Tuesday, November 18, 2014

Final Project Proposal: Revising "My Rose and the Lily"

Final Project Proposal

Works Cited
"Matthew 27:29 KJV." Matthew 27:29 KJV. Biblehub, 2004. Web. 06 Oct. 2014.
          -Provides evidence for crown of thorns, and symbolic use in Christian faith.
"Proverbs 14:30 KJV." Proverbs 14 KJV. Biblehub, 2004. Web. 06 Oct. 2014.
          -Provides evidence for envy as a sin, something not encouraged by traditional Christian theology, thereby proving Blake’s new use of the rose.
Blake, William, and Geoffrey Keynes. Songs of Innocence and of Experience: Shewing the Two Contrary States of the Human Soul 1789-1794. Kindle ed. Oxford: Oxford UP, 1970. Print.
          -Allows for direct quotations of Blake’s poems in order to properly analyze his work.
Edwards, John. "Lily-Crucifixions in the Oxford District." Oxford Art Journal 2., Art and Society (1979): 43-45. JSTOR. Web. 06 Oct. 2014.
          -Provides some background information on a potential meaning of Blake’s lilies.
Holm, Michael Juul., Ernst Jonas. Bencard, and Poul Erik. Tøjner. The Flower as Image. Humlebaek, Denmark: Louisiana Museum of Modern Art, 2004. 21-22. Print.
          -Supports the use of flowers as common symbols of femininity and women.
Koehler, Theodore A. "The Christian Symbolism of the Rose Our Lady and the Rose." The Christian Symbolism of the Rose Our Lady and the Rose. University of Dayton, 5 Aug. 2009. Web. 6 Oct. 2014.
          -Supports the use of the rose as a common symbol of virtue and beauty.
Mcquail, Josephine A. "Passion and Mysticism in William Blake." Modern Language Studies 30.1 (2000): 121-34. JSTOR. Web. 06 Oct. 2014.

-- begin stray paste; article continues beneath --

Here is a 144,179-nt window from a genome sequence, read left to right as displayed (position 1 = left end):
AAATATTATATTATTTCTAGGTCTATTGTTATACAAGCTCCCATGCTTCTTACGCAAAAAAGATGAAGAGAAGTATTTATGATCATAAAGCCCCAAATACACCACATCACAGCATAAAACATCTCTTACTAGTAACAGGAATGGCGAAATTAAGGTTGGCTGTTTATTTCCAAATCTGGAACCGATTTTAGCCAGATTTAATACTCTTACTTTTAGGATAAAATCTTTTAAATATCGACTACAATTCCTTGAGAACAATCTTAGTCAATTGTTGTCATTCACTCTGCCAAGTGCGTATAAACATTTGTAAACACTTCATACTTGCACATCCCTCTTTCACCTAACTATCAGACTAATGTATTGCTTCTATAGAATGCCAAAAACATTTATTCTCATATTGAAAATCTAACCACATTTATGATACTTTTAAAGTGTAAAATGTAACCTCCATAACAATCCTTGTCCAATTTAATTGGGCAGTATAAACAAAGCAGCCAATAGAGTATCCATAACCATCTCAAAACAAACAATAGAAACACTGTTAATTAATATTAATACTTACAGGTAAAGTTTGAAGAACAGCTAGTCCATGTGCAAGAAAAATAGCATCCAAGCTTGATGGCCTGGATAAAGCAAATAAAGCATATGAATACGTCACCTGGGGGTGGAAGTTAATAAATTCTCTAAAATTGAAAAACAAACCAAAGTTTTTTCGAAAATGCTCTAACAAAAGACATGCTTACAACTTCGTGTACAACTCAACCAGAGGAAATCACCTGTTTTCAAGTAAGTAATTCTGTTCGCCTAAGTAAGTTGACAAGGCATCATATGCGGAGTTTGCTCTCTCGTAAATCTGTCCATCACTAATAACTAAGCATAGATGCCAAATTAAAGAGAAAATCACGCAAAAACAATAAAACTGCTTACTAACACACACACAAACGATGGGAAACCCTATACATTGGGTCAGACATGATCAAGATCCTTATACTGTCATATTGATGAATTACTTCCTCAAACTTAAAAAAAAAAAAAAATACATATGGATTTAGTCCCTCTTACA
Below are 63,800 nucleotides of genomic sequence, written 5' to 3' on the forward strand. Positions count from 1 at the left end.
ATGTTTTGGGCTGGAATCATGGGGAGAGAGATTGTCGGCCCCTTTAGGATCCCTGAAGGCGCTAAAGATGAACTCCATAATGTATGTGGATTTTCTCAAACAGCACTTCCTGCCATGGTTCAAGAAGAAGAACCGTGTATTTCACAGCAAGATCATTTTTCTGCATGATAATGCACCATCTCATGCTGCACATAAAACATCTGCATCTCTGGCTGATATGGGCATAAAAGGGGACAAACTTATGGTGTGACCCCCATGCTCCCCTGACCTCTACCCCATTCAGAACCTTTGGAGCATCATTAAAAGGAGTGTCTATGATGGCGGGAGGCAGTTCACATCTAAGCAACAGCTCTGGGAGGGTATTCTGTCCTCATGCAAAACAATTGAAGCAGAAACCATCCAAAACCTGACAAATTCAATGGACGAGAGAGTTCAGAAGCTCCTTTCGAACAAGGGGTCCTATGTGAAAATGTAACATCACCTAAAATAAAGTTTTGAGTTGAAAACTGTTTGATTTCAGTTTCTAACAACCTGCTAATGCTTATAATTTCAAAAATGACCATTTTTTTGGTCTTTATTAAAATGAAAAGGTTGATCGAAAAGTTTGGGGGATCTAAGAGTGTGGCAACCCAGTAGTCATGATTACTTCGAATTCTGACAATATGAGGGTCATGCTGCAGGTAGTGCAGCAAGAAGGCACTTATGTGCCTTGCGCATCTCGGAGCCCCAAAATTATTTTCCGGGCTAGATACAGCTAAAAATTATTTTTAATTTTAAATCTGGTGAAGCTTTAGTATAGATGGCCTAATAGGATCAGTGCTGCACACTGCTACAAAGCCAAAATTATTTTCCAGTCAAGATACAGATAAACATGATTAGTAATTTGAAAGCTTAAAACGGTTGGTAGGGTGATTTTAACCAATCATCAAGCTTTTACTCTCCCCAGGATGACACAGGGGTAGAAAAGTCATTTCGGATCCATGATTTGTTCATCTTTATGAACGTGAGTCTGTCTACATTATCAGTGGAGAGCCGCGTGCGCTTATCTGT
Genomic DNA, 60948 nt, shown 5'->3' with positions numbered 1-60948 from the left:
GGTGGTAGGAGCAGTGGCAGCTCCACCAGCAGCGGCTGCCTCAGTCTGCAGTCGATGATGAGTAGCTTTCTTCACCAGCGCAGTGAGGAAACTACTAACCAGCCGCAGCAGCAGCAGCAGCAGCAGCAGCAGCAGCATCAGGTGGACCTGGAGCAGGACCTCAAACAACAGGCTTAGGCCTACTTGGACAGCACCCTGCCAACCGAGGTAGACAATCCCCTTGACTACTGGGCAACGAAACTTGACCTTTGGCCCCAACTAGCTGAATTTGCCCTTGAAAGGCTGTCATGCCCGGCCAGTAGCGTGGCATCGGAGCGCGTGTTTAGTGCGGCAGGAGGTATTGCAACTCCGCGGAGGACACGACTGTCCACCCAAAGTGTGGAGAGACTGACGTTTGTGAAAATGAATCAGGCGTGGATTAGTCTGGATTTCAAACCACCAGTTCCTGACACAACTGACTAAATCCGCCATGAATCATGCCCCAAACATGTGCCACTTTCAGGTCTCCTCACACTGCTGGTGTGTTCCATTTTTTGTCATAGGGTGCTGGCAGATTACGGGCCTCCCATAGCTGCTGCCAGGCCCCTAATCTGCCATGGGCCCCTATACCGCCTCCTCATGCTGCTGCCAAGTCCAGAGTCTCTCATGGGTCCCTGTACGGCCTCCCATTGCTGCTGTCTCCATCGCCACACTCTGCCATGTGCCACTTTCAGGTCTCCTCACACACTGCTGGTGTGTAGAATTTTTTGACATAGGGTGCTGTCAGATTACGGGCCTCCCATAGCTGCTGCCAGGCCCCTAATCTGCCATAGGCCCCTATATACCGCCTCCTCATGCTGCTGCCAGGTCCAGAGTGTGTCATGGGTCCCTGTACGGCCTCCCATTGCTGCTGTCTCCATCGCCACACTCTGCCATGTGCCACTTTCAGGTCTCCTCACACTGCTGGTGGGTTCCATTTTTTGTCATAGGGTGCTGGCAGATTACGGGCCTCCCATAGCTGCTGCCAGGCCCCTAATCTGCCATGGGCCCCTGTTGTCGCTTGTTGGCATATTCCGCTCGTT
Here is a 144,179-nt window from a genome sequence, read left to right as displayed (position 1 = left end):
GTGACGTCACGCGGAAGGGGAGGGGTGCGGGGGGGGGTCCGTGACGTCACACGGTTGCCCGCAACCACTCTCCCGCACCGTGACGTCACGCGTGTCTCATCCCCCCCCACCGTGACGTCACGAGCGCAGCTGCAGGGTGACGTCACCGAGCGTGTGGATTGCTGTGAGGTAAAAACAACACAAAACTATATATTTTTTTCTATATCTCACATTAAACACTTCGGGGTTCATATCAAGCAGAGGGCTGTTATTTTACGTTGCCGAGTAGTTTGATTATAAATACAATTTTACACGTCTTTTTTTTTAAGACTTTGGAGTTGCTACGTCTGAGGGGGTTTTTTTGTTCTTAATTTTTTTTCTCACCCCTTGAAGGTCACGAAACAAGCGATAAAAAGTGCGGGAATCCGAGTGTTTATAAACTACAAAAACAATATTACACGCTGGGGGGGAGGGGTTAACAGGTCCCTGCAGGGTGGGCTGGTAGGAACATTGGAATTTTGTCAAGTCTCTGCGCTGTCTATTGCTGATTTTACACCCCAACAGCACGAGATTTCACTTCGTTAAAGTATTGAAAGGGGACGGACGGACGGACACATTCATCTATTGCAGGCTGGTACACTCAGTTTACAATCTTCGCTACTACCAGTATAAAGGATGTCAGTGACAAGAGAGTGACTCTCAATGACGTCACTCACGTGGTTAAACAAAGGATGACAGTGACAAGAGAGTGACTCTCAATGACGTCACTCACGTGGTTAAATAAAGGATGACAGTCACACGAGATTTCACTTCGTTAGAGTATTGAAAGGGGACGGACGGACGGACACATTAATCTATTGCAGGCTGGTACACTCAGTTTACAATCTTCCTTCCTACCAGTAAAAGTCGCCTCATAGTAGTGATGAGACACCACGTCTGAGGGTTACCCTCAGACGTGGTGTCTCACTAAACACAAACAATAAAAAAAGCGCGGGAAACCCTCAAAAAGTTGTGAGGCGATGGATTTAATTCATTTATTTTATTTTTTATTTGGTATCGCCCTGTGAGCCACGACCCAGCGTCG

-Supports Blake mystical Christian beliefs as well as the analysis of the “The LILY” as speaking out against sexual repression.
Morris, Frances. "An Early Seventeenth-Century Cope." The Metropolitan Museum of Art Bulletin 9.6 (1914): 147-48. JSTOR. Web. 06 Oct. 2014.
          -Provides evidence of the lily’s common symbolic meaning of purity and innocence through the appearance and association with the Angel Gabriel or Mother Mary.
Scaff, Susan Von Rohr. "The Virgin Annunciate in Italian Art of the Late Middle Ages and Renaissance." College Literature 29.3, Literature and the Visual Arts (2002): 109-23. JSTOR. Web. 06 Oct. 2014.
- Supports the lily as a typical Christian symbol of purity, virginity, and chastity.

Main Argument:
           In his poem’s “My PRETTY ROSE” and “THE LILLY”, William Blake’s use of traditional Christian symbols in new ways ascribes new meanings to these symbols, breaking from their traditional Christian values and imparting new values in the process. Blake’s poems serve as a prime example of the work indicative of the Romantic period, and represent the progressive ideals that the period gave way to. Furthermore, Blake’s poetry is particularly useful as a marker of how to break from traditional, accepted social and religious norms, while still existing within that society. Blake’s work, in this way, is particularly applicable to nearly everyone’s life in any time period.

-       Make use of my first revision’s compact, concise analysis of Blake’s poems, but build upon that analysis by explaining the significance of his work within his time period, as well as showing the relevance of breaking from ideologies while still existing within in society and how that is relevant to nearly anyone.